A slow-moving storm system, known officially as an upper-level isolated depression (DANA) but more popularly in Spain as a gota fría – literally “cold drop”– will affect almost all of Spain until at least Thursday, according to a special warning from Spain’s meteorological agency AEMET.
Wind gusts of up to 90 kilometers per hour, dangerous sea conditions, and snow have also been forecast
Catalonia, Valencia and the Balearic Islands have been warned to expect heavy, persistent and even torrential rainfall. The warning comes just over a month after the area was hit by Spain’s worst storm in 140 years. In early September, the torrential downpours caused by the “cold drop” left six people dead, forced thousands from their homes, and destroyed at least 300,000 hectares of prime agricultural land according to early estimates.
But AEMET spokesperson Rubén del Campo has assured that “a DANA is not always synonymous with catastrophe.” According to Del Campo, the new storm will be “less intense but more extensive.” The northeast of Catalonia is expected to be hardest hit by the heavy rainfall, with 300 millimeters forecast to fall. Barcelona has been warned to expect torrential rainfall, with more than 60 millimeters of rain expected to fall in one hour.
In the rest of Catalonia, Valencia and the Balearic Islands, more than 150 millimeters of rain is forecast. AEMET, however, has warned residents to remain alert for updates, as small changes in the weather conditions can significantly change what areas are hit by the storm.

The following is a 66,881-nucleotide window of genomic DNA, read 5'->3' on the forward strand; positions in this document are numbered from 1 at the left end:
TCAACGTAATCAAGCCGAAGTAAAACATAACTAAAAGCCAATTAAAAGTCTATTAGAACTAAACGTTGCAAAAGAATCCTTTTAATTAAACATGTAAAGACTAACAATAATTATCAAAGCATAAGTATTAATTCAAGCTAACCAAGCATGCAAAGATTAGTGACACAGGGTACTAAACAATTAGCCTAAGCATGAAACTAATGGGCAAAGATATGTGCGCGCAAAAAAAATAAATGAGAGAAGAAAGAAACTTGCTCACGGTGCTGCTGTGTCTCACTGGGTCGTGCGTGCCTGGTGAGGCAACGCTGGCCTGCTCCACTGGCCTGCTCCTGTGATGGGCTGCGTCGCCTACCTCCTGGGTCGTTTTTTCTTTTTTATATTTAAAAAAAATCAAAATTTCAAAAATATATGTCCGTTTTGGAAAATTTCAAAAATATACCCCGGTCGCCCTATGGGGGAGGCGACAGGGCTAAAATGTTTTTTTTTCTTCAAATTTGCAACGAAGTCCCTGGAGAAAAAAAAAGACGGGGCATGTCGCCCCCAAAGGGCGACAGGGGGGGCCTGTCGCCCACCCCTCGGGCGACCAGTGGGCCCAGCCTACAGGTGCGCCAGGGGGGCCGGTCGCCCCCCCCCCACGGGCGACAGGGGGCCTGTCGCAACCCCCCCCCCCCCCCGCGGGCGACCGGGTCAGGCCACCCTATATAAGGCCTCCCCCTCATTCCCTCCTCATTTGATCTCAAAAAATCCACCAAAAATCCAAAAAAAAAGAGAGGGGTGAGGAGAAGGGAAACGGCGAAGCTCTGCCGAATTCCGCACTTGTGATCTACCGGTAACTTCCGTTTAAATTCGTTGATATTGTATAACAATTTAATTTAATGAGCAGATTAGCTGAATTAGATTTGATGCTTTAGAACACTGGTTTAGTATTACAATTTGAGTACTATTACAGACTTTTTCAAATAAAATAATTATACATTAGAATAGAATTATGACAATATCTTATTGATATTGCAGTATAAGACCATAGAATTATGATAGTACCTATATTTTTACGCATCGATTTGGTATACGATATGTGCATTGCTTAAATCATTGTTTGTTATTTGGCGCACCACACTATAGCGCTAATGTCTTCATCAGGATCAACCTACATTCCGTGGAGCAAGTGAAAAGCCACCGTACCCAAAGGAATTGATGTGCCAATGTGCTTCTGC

The rest of Spain – with the exception of the Canary Islands – is also expected to feel the effects of the cold drop. Rain is forecast for almost the entire peninsula between Tuesday and Thursday, with the east of Galicia, and the westernmost part of Extremadura and Andalusia the only exceptions.
A DANA is not always synonymous with catastrophe
AEMET spokesperson Rubén del Campo
Del Campo has also warned the storms could be “very intense, with hail, wind gusts of up to 80 and 90 kilometers per hour, tornadoes and waterspouts.” Alerts have also been issued for dangerous sea conditions, with waves up to four meters high, in Barcelona, Girona, Tarragona, Alicante, Castellón and the Balearic Islands.
Spain can also expect cooler weather, with both the maximum and minimum temperatures forecast to fall below the average. Temperatures are expected to drop between 5ºC and 10ºC below the average in the east of the peninsula on Tuesday, and between 5ºC and 10ºC across almost the entire peninsula on Wednesday.
According to Del Campo, “in many of the regional capitals such as Burgos, Soria Ávila, Segovia and Salamanca, the temperature will not reach more than 10ºC, while in Madrid it will be around 12ºC and 13ºC” on Wednesday.
AEMET has activated a red alert – the highest on the three-level scale – for Girona; an orange alert (medium risk) for the rest of Catalonia, Castellón and the Balearic Islands; and a yellow alert (low risk) for Aragón, Albacete, Alicante, Valencia and Murcia. The alerts will remain in place until Thursday.
English version by Melissa Kitson.